I have been scanning my old color slides to digitize them for storage on my computer. I found a good image of a North American Aviation built ‘Hound Dog’ missile. The missile used an Inertial Measuring Unit (IMU) developed and produced by NAA in Downey, California and I wanted to share the image with my  friends. Two of these missiles were carried under the wings of the B-52 bomber as part of its armaments.


My wife’s paternal grandparents lived in Illinois their entire lives and they seemed content. Their roots were deep in our country – pre-revolutionary Virginia and you can’t get much deeper than that. We visited them at their home in Ridgefarm in 1965. We were a group of young California relatives coming to visit and we were very uncertain of what we were in for. We were immediately ‘at home’  when we said hello. It must have been an experience for Patty’s grandparents when four adults and five young children arrived at their doorstep as their guests for the next several days. We literally camped out at their home in Ridgefarm. It was an amazing experience for us. Patty’s grandmother did all the cooking on her woodstove. She was a remarkable woman and FINE cook.

Donna, Patty’s grandmother, was up early to get the stove ready for the nonstop cooking of the meals. She started the coal  fire in the stove using kerosene soaked corncobs. She really knew how to get the most out of her stove. The food we ate came out of their garden and that was an experience for our children. Our children even used the ‘three holer’ out back even though modern plumbing was at hand.

We remembered our visit with great fondness as the years passed and counted ourselves as being very fortunate to have experienced a little of the way it was before we went “modern”. By the way, have you ever eaten a REAL tomato? I have.



This is what happens when I can’t sleep. How am I doing as a photo editor?



Hank and I did some thing which, for us, was completely foreign to our lower middle-class lifestyle. We had been friends for a while as we had shared many experiences in mountain climbing, teaching mountaineering to beginners, and generally enjoying life in the High Sierra backcountry. One day, Hank asked me if I would join him on a kayak trip to explore Glacier Bay. After I got over my surprise at the request and after his explaining that the Glacier Bay that he was referring to was in Alaska and the the fact that I had never been in a kayak was no reason to say no and that we had survived mountaineering school on Mount Rainier without mishap, I said yes. But, I first had to ask my wife Patty if she was OK with the idea. She finally gave me her blessing after I assured her I would learn how to paddle a kayak before I went. She seemed to think this was important. Well, to make a long story short, Hank and I went to Alaska and spent almost two weeks exploring Glacier Bay. I intend to relate that experience but not in this Posting. Later, I will, after I find the photographs and negatives. I took several hundred color photographs, had the film developed and printed, showed them to a few persons, and then put them away in the garage. Other than telling a few stories to Patty, I have never told anyone of our Glacier Bay adventures. We should be dead, but, we survived in spite of our nautical naivete. I normally used slide film and and had slides to show as I related my stories. For reasons long lost to my memory, I used color film on the Glacier Bay trip. It is simple, no slides, no stories! I ran across the storage box with the photographs during rare garage cleaning episodes so I know they are in the garage. I have been thinking of scanning the negatives and writing about our trip and showing my scanned images. I believe it would make an interesting story, but we (David and I) have not been able to find the negatives or the prints. He, David, is looking in every box and this takes time as I have much “stuff” stored in the garage.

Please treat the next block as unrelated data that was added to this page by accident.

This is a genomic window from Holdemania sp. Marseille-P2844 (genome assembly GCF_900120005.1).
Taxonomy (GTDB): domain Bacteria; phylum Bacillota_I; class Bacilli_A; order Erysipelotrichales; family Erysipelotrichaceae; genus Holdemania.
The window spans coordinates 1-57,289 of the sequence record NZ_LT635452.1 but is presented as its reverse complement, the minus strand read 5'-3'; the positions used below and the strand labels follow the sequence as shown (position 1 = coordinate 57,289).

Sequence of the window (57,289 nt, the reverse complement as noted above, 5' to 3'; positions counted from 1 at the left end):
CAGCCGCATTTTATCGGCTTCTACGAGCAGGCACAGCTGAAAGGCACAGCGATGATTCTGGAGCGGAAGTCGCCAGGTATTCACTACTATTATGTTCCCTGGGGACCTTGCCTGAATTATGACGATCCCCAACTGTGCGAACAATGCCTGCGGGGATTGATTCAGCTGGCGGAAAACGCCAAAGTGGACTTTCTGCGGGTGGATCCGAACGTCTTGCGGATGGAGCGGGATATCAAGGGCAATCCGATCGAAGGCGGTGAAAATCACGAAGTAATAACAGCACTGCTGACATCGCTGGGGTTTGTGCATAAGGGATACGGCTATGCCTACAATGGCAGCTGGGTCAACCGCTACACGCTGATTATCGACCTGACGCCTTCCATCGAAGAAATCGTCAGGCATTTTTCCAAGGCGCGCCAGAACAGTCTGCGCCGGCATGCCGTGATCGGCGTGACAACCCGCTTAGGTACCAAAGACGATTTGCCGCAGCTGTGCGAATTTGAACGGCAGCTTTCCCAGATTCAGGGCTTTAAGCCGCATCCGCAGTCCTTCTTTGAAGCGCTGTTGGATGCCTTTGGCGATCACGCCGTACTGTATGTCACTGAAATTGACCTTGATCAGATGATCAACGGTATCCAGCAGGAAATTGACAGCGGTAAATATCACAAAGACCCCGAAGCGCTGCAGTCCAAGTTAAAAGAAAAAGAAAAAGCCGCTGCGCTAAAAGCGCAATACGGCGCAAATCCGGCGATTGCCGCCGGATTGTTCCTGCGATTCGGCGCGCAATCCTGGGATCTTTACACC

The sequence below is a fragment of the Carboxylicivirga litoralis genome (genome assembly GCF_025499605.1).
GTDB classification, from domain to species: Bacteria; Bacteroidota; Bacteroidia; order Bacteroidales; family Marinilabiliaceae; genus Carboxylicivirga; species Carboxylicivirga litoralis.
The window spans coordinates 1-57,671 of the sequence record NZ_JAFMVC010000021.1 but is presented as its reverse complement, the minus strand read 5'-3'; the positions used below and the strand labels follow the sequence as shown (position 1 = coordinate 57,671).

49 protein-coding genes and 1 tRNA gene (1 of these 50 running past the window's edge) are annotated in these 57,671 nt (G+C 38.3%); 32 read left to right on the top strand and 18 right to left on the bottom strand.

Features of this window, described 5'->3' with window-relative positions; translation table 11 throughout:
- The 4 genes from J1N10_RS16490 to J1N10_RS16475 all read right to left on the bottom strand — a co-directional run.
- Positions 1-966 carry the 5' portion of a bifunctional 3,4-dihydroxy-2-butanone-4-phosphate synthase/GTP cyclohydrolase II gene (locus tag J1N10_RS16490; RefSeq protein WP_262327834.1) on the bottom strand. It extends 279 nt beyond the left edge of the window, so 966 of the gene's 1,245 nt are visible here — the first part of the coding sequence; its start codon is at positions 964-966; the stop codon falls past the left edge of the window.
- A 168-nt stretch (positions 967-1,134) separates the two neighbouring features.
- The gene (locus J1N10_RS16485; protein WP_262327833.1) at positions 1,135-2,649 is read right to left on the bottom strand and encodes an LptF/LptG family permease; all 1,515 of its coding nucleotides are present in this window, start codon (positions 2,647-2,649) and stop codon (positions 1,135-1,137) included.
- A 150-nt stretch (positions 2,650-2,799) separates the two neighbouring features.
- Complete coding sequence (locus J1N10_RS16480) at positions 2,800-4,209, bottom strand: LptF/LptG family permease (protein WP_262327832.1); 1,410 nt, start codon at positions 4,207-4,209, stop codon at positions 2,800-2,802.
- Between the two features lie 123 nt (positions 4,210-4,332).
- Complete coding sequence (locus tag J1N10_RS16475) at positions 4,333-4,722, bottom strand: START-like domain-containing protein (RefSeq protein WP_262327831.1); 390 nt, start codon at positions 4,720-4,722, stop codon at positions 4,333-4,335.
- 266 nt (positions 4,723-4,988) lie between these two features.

I think I need to explain to the less old of my readers that these events took place long before computers and scanners were commonplace and I had no choice but to wait these many years.

In the interest of transparency for my true reason for my writing this Posting, I must tell you I could not sleep tonight and I got out of bed to write something and this is the best that I could come up with. But, I am still not sleepy! I think I will stop writing and go turn on the TV and catch up on the late news. That should do the trick!


This is why I spent a few Sunday afternoons at Redondo Junction near downtown Los Angeles. The year was 1968. It has changed a little, but its still there – sorta.


I present this image as a test of your modeling sensibilities. I assert that you lack the ‘right stuff’ to become a true modeler of railroad rolling stock if you heart does not  skip a beat when you see this image. It has it all! The flatcars can be easily modelled from readily available cars and the ‘big watchmacallit’ on the cars is simple to model. Have fun! 



I believe this photograph was made when my mother was three years old. I further believe  it was taken on the occasion of her adoption by the Powell family. Her mother had died and her father could not care for her. I do not believe she ever saw him again. He died the year I was born, in 1932. My mother was born in the town of Olds. This town is located in Alberta Province, Canada. I consider myself as half Canadian and half US citizen. I think I can see something of my brother Don in my grandfather’s visage. I can see my sisters in mom’s face. We have a large number of cousins we have never met who live in British Columbia, Canada.

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